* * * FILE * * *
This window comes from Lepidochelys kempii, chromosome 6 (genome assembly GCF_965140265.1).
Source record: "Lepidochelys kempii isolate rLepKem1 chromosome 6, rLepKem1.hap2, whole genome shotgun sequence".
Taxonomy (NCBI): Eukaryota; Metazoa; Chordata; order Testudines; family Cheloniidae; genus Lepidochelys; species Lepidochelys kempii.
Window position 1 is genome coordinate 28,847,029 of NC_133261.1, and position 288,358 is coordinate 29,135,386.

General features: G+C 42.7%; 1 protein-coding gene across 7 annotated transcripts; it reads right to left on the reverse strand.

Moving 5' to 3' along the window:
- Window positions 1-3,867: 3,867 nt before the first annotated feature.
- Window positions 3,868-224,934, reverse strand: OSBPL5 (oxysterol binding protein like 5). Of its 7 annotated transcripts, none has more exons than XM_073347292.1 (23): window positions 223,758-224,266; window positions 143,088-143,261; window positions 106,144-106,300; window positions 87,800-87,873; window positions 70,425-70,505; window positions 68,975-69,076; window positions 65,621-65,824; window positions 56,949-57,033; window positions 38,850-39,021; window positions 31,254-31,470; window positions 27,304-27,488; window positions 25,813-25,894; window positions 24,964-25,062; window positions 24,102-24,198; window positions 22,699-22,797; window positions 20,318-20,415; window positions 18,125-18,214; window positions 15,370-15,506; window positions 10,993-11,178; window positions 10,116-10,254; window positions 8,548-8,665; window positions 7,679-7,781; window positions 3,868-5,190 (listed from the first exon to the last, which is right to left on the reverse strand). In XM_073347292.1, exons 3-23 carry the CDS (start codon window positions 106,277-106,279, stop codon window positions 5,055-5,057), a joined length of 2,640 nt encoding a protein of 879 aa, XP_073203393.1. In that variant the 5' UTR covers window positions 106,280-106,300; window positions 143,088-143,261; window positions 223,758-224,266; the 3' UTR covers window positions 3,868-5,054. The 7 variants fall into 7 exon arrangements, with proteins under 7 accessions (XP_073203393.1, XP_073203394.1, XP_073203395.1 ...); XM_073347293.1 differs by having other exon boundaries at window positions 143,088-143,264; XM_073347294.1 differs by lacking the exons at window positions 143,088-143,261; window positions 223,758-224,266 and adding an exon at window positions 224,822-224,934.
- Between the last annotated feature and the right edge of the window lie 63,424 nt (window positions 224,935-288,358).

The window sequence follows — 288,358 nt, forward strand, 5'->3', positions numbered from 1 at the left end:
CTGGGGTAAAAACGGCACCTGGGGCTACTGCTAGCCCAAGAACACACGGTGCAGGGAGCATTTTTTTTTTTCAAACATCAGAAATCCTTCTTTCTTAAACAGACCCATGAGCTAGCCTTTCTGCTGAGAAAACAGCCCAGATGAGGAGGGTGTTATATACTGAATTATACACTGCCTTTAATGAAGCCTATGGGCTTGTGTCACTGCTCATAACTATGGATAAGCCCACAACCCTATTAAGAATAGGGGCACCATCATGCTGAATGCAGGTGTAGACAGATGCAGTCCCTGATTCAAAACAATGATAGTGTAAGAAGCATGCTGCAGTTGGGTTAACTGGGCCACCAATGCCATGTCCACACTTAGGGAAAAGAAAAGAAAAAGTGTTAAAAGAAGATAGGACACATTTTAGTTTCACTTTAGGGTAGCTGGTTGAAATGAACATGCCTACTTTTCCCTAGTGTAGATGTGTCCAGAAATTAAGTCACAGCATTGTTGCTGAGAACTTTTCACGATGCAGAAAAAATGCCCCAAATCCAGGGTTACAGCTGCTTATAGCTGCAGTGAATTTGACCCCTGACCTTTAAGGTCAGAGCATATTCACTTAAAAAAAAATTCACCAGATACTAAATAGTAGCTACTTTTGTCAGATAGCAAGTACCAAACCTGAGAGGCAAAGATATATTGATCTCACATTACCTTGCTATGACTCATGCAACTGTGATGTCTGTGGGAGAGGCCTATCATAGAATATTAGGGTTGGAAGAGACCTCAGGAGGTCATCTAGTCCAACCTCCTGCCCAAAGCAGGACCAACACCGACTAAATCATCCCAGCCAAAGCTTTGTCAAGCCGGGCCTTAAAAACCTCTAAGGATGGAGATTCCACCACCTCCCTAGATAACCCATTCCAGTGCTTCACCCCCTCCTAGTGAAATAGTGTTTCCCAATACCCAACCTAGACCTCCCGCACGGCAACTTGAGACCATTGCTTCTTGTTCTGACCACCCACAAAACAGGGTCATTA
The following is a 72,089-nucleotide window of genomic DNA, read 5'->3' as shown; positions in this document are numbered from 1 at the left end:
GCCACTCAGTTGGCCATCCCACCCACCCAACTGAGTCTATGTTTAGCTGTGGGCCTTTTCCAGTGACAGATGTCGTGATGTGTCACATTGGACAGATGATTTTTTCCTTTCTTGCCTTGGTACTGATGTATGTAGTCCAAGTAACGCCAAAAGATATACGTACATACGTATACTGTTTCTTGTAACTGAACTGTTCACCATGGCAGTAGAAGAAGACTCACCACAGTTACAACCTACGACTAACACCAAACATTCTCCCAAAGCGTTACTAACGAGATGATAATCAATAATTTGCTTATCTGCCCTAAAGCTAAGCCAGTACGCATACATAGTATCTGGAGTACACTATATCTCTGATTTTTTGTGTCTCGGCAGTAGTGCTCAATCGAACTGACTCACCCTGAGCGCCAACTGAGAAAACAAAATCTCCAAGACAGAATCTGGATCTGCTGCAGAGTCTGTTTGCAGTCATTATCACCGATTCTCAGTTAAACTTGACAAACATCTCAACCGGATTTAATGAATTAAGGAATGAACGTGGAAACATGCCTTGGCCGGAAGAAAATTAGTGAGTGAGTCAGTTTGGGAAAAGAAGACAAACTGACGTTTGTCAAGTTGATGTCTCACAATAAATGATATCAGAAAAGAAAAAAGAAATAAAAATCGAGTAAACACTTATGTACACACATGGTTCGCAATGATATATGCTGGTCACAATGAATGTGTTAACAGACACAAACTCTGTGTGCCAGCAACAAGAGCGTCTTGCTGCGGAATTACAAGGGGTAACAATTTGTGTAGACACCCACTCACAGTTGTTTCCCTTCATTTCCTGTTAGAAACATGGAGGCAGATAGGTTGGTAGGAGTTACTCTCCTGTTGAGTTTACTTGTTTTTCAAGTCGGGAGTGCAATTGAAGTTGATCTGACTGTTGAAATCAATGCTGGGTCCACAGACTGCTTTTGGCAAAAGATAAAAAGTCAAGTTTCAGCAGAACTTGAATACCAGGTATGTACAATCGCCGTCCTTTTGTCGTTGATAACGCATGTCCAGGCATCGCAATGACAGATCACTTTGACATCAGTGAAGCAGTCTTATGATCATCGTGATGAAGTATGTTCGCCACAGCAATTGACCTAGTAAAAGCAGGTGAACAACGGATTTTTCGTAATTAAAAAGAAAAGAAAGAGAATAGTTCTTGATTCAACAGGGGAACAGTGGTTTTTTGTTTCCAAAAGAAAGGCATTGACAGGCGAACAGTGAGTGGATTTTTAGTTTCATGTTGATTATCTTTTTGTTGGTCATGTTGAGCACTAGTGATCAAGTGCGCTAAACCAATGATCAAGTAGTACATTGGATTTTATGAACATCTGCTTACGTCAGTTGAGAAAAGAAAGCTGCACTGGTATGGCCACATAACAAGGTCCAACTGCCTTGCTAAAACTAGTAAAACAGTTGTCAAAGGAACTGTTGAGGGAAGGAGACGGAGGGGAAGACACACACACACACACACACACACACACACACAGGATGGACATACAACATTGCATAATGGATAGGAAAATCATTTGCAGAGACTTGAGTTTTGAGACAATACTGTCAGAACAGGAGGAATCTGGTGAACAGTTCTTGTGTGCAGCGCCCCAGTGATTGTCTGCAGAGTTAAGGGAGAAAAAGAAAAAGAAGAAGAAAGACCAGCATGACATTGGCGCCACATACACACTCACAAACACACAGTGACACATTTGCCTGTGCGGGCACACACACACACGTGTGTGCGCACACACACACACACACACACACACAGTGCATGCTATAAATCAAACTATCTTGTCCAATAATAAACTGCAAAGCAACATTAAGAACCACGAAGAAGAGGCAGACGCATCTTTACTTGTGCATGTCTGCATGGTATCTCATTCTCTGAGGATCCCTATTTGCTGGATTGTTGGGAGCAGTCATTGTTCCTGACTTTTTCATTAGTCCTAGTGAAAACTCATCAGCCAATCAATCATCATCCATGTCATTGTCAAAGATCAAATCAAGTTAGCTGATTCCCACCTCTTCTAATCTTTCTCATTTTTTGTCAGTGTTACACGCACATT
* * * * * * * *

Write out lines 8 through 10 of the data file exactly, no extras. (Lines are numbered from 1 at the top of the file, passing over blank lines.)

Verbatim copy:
- Window positions 3,868-224,934, reverse strand: OSBPL5 (oxysterol binding protein like 5). Of its 7 annotated transcripts, none has more exons than XM_073347292.1 (23): window positions 223,758-224,266; window positions 143,088-143,261; window positions 106,144-106,300; window positions 87,800-87,873; window positions 70,425-70,505; window positions 68,975-69,076; window positions 65,621-65,824; window positions 56,949-57,033; window positions 38,850-39,021; window positions 31,254-31,470; window positions 27,304-27,488; window positions 25,813-25,894; window positions 24,964-25,062; window positions 24,102-24,198; window positions 22,699-22,797; window positions 20,318-20,415; window positions 18,125-18,214; window positions 15,370-15,506; window positions 10,993-11,178; window positions 10,116-10,254; window positions 8,548-8,665; window positions 7,679-7,781; window positions 3,868-5,190 (listed from the first exon to the last, which is right to left on the reverse strand). In XM_073347292.1, exons 3-23 carry the CDS (start codon window positions 106,277-106,279, stop codon window positions 5,055-5,057), a joined length of 2,640 nt encoding a protein of 879 aa, XP_073203393.1. In that variant the 5' UTR covers window positions 106,280-106,300; window positions 143,088-143,261; window positions 223,758-224,266; the 3' UTR covers window positions 3,868-5,054. The 7 variants fall into 7 exon arrangements, with proteins under 7 accessions (XP_073203393.1, XP_073203394.1, XP_073203395.1 ...); XM_073347293.1 differs by having other exon boundaries at window positions 143,088-143,264; XM_073347294.1 differs by lacking the exons at window positions 143,088-143,261; window positions 223,758-224,266 and adding an exon at window positions 224,822-224,934.
- Between the last annotated feature and the right edge of the window lie 63,424 nt (window positions 224,935-288,358).

The window sequence follows — 288,358 nt, forward strand, 5'->3', positions numbered from 1 at the left end: